Remembrance is worthier for being more inclusive. Bracebridge Mayor Rick Maloney’s clear and purposeful message of inclusion helped emphasize this. He paid tribute to “the incredible strength and bravery of those young men and women who served and continue to serve, from Vimy and Juno to Korea, Cyprus and Afghanistan.”

            “Many of us have not sacrificed for our freedom,” the mayor observed with effect. “It was given to us by the sacrifices of more than one and a-half million Canadians who served in our Armed Forces, ordinary Canadians who by their extraordinary sacrifices ensured a better, safer and brighter future for people both domestic and foreign.

“We also remember the sacrifices of those whose names will never be engraved on this cenotaph: mothers and fathers who watched their children leave to a foreign land and war they couldn’t protect them from; children too young to understand why their mom or dad, brother or sister, would never be coming home; and in many cases, children who had to grow up far too soon in order to take care of their families.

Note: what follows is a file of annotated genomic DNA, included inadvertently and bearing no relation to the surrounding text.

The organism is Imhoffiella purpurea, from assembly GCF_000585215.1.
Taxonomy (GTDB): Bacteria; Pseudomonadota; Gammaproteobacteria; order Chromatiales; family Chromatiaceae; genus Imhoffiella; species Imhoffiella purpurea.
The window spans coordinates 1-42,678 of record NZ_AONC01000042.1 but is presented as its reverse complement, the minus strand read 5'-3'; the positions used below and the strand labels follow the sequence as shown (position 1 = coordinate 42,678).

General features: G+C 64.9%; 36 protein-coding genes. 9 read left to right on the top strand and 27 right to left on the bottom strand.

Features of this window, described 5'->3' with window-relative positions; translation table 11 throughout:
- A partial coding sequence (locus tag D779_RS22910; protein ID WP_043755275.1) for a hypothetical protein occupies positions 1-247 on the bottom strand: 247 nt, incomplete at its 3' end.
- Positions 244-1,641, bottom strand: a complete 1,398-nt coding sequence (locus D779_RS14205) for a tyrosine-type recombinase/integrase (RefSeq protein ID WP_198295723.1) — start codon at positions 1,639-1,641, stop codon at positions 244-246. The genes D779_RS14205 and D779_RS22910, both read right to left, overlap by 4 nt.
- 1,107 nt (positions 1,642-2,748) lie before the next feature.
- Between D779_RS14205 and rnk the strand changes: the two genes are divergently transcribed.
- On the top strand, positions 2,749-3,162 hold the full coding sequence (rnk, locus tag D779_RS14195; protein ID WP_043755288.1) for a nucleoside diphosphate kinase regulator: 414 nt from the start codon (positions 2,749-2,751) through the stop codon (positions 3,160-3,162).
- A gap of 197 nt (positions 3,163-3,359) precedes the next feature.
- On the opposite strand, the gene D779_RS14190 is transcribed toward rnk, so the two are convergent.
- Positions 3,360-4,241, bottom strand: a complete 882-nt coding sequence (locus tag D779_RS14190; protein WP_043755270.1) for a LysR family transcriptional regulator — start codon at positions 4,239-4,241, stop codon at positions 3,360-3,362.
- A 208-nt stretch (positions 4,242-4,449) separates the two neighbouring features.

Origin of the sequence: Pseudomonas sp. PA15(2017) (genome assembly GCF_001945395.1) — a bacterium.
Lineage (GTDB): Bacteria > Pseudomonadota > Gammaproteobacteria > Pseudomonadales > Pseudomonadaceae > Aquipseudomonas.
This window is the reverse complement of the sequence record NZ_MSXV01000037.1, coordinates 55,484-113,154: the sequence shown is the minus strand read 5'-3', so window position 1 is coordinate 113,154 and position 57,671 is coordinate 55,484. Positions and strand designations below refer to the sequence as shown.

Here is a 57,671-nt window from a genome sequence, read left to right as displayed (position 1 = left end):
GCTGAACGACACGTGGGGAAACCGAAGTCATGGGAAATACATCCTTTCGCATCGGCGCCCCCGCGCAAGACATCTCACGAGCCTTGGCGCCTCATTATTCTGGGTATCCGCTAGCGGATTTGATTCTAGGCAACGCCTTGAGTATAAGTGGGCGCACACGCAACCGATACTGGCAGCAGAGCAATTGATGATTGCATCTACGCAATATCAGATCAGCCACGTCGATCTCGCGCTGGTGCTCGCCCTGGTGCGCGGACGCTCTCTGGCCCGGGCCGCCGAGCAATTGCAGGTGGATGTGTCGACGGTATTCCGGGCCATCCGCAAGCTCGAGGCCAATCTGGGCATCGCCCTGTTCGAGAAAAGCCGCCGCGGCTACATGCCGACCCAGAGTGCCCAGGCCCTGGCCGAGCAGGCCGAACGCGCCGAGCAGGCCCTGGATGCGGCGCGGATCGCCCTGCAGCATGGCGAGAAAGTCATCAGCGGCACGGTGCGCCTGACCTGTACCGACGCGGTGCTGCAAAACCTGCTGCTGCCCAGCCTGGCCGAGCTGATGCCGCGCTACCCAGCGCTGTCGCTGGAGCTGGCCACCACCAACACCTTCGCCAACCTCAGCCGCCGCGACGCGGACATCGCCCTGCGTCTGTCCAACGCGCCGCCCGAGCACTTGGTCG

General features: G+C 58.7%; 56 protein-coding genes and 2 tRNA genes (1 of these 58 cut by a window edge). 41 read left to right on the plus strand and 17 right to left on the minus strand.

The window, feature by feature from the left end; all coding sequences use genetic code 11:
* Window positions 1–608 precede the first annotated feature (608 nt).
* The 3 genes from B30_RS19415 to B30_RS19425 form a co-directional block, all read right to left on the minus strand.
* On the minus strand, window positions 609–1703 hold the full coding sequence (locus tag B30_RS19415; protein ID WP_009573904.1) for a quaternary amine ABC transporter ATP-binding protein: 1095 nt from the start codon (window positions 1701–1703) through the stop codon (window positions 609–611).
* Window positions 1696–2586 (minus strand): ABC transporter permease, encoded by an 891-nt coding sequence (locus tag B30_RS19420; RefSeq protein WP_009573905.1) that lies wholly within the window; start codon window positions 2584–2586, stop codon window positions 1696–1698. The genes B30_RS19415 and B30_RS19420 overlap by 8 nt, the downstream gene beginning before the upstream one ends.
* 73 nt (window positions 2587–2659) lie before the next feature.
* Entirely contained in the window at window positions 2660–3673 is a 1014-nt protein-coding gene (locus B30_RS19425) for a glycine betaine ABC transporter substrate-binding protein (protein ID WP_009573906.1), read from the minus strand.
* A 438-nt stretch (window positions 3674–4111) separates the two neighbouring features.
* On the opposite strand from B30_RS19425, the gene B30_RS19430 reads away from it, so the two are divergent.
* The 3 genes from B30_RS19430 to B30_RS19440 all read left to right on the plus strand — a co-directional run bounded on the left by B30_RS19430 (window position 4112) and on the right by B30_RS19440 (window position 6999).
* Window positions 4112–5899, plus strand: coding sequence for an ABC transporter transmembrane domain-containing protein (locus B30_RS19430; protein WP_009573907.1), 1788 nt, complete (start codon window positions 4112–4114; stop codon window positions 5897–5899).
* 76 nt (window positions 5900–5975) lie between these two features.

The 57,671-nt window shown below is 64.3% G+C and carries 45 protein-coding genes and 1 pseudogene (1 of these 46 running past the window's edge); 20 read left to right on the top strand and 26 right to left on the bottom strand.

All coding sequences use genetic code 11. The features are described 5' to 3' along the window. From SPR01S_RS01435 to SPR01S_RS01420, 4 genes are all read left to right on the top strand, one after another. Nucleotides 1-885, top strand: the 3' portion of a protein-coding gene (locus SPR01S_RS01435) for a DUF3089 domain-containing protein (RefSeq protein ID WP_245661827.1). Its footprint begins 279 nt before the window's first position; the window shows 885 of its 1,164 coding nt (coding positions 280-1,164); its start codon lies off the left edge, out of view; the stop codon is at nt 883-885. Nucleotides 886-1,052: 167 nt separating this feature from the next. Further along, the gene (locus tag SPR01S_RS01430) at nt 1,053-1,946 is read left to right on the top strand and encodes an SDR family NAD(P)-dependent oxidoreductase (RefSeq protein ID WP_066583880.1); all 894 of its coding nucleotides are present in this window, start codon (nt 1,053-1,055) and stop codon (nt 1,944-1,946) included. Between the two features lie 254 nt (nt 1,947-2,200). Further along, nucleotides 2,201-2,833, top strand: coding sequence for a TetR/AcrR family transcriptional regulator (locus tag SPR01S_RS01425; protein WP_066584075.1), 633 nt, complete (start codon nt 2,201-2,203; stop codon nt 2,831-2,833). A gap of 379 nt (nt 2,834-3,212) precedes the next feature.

“We are able to stand here in peace and safety – we are able to pay our respects to all the fallen, all the wounded, and all who served in conflicts for over 100 years,” concluded Mayor Maloney, “because of those who volunteered, served, fought, and sacrificed for our freedom.”